Well, by Christmas 1989 I had decided that John Squire was probably the coolest man in Britain, and, therefore, the world.
The album ‘The Stone Roses’ had sound-tracked my summer holidays and most of my Autumnal slog to school. And now here the band were on the front of the Xmas NME, on a mountain, arms outstretched, “On Top Of The World”. Pretty cool, I thought.
A good idea at the time, The Stone Roses had taken Beatlesy indie-jangle and had given it a louche, loose groove. Essentially what they had done was to make dance music with guitars! Well, as near as damn it, especially the track ‘Don’t Stop’, which I particularly liked: ‘Waterfall’ played backwards with new drums and vocals giving it a ‘trippy’, dancey feel. And with acid house (and it’s myriad spin-offs) having taken hold of the council estates (including mine), and blaring from every teenagers bedroom window (including mine) it seemed like indie-jangle could, maybe, be bending towards dance; and there could, maybe, be a [important word: successful] fusion of the two. Sounds cool, I thought.
And, that winter then, it happened: The Roses’ ‘Fool’s Gold’ and the Happy Mondays’ ‘Madchester: Rave On’ ep were released on the same day and the whole thing erupted into a veritable, genuine ‘youth-quake’ moment: mainstream success ensured that ‘baggy’ was up and running, The Mondays and the Roses insouciantly lolloping about on TOTP - an exciting moment where it seemed the underground was taking over the establishment (in the eyes of an enthused teen anyway). And also Manchester’s Haçienda club and the burgeoning E-culture became the subject of tabloid interest and scorn. All real The Man vs The Kids stuff!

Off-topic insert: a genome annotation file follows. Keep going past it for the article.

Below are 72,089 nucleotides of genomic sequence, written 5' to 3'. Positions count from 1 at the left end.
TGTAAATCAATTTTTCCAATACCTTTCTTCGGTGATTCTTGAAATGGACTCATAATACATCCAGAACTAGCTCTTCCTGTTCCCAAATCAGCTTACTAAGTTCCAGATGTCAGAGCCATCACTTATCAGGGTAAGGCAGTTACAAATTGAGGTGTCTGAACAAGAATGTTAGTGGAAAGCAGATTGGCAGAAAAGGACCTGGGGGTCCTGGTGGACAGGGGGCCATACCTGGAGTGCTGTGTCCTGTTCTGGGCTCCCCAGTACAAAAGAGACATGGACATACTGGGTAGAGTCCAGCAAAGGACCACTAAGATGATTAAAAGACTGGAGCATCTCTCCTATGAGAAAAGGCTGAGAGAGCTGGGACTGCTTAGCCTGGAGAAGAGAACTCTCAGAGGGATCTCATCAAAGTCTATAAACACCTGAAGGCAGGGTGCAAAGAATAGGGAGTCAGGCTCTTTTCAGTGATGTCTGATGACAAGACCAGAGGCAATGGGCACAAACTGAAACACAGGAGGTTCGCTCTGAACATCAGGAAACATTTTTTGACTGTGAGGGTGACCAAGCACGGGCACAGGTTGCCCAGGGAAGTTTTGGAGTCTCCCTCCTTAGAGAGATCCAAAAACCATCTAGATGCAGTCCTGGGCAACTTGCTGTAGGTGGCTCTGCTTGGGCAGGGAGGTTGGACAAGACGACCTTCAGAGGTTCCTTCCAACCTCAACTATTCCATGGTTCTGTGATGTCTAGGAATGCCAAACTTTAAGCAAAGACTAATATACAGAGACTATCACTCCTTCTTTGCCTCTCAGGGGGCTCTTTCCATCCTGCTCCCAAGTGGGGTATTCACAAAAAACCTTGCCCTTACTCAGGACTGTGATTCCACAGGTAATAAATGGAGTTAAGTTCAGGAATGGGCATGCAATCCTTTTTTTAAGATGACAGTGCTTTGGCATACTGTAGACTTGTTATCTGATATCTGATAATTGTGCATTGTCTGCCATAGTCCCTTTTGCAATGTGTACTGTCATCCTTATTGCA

Why am I telling you all this? Well, somewhere in the middle of all the paint-spattered madness that was The Stone Roses stood the inscrutable figure of guitarist, John Squire. Surely he, I figured, was the driving force behind The Roses’ drift into beats and breaks and loops and all that funky stuff. Mani and Reni were workhorses, it seemed, and Ian Brown, though frontman and mouthpiece, just didn’t seem to ring true as leader, at least in any artistic sense. No, it must be Squire - he was the ‘arty’ one, after all. He was the one often pictured peering glumly through one of his many Pollock rip-off, action-paintings. And not only did he paint the Stone Roses' cover art-work, he used to be a model-maker on classic 80s-tastic cartoon series, Dangermouse. Brilliant!
Turned out he was in charge. And let the stodgy fiasco that was ‘The Second Coming’ be a cautionary tale for all bands who let a mere musician take the reigns, for, instead of developing on from the trailblazing success made by ‘Fool’s Gold’, Squire resorted to lead guitarist type and spent a pointlessly long time in perfecting what was eventually a bloodless facsimile of Led Zeppelinesque stadium rock and the spark of promise was snuffed out (or at least squandered - but let us not speak of the true hideousness that was early 90s ‘indie-dance’). Oh well, another false dawn. That’s far from cool, I thought.